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[Herald Interview] Strong intellectual property protection critical for drug innovation

'Korean biotechnology firms well positioned to take next step'

By Kan Hyeong-woo

Published : Oct. 31, 2022 - 19:44

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Fumie Griego, deputy director general of the International Federation of Pharmaceutical Manufacturers and Associations (IFPMA) Fumie Griego, deputy director general of the International Federation of Pharmaceutical Manufacturers and Associations (IFPMA)
Strong intellectual property protection is a key factor for pharmaceutical and biotechnology firms to become global household names, according to a high-ranking official at the International Federation of Pharmaceutical Manufacturers and Associations.

“Because our industry is one of the most highly regulated industries, so what’s necessary in order to excel in that situation is, of course, the ability to innovate first and foremost. But that is only allowed through very strong intellectual property protection,” said Fumie Griego, deputy director general and chief operating officer at the IFPMA in an interview with The Korea Herald last week.

The IFPMA, based in Geneva, represents over 90 pharmaceutical companies and associations across the world, including most of the pharmaceutical powerhouses such as AbbVie, Johnson and Johnson, Novartis and Pfizer.

“Whether it’s the US, Europe or Japan, historically, the key IP protection and enablers are what allowed companies to deeply invest in R&D at risk. So being allowed to have that incentive for succeeding in the future through IP is a critical piece,” she added.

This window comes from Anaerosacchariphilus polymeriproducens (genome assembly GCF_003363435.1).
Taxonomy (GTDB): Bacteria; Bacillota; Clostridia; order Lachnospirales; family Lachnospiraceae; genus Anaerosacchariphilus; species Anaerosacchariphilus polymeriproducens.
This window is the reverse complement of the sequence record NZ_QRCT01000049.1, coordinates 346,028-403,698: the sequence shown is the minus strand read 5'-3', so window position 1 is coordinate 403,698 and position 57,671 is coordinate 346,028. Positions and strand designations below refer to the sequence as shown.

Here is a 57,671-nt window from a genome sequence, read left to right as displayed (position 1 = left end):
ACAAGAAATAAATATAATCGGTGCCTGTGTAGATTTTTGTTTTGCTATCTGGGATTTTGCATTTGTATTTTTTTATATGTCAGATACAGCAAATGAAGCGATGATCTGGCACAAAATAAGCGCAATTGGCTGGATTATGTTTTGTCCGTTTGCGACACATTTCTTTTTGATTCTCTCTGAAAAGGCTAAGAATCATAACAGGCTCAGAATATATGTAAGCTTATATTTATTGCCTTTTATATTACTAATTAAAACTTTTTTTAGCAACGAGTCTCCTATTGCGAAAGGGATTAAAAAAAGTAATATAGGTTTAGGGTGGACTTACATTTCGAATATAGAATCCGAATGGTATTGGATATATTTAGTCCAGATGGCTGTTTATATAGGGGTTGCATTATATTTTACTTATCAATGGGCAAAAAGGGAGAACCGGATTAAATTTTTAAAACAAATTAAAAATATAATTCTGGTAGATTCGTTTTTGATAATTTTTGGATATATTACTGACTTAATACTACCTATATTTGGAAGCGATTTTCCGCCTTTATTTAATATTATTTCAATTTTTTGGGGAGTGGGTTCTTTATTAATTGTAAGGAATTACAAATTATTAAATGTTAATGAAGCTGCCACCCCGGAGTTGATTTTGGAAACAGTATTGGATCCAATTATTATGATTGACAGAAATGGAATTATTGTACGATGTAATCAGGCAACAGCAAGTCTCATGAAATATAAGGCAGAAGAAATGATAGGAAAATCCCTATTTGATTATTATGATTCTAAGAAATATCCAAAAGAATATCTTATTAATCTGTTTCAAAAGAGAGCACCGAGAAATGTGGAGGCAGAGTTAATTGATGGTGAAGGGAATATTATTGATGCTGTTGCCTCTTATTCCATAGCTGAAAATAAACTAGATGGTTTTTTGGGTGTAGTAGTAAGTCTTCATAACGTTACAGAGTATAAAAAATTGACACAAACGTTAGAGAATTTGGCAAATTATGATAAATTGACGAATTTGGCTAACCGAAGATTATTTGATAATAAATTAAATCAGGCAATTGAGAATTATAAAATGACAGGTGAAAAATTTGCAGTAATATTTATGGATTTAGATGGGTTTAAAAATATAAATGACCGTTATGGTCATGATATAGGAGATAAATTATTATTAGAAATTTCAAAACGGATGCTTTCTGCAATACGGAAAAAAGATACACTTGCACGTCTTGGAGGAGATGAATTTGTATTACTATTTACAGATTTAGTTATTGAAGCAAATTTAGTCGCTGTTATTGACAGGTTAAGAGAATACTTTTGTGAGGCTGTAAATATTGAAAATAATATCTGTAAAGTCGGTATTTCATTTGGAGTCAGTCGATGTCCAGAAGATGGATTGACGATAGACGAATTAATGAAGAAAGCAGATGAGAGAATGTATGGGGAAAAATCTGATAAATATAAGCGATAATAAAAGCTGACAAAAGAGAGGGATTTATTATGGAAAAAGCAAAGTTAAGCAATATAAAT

According to the Korea Health Industry Development Institute, it usually takes 10 to 15 years to develop a new drug and get regulatory approval. On top of that, only about 1 out of 5,000 to 10,000 drug candidates becomes a product.

Griego underscored the importance of a robust regulatory system for successful commercialization and pointed out the fact that different countries have built certain hubs to support and foster the pharmaceutical industry.

“Companies can only do what the ecosystem can deliver, so there’s a number of important policy dimensions to that,” she said.

The IFPMA official noted that the Korean government should be commended for putting efforts into promoting the country’s life sciences sector and laying the groundwork for an innovative ecosystem, adding that there is a reason multinational drug makers partner with Korea-based companies.

Regarding the Korean biotech industry’s outlook, Griego voiced high expectations but called for more incentives from the government.

“I think there are a number of companies who are very well positioned to take the next step. What will be critical moving forward is policy not only in Korea but globally that allows these companies to continue to invest in innovation, which would be (protecting) IP, as well as health policies that reward and incentivize new medicines,” she said.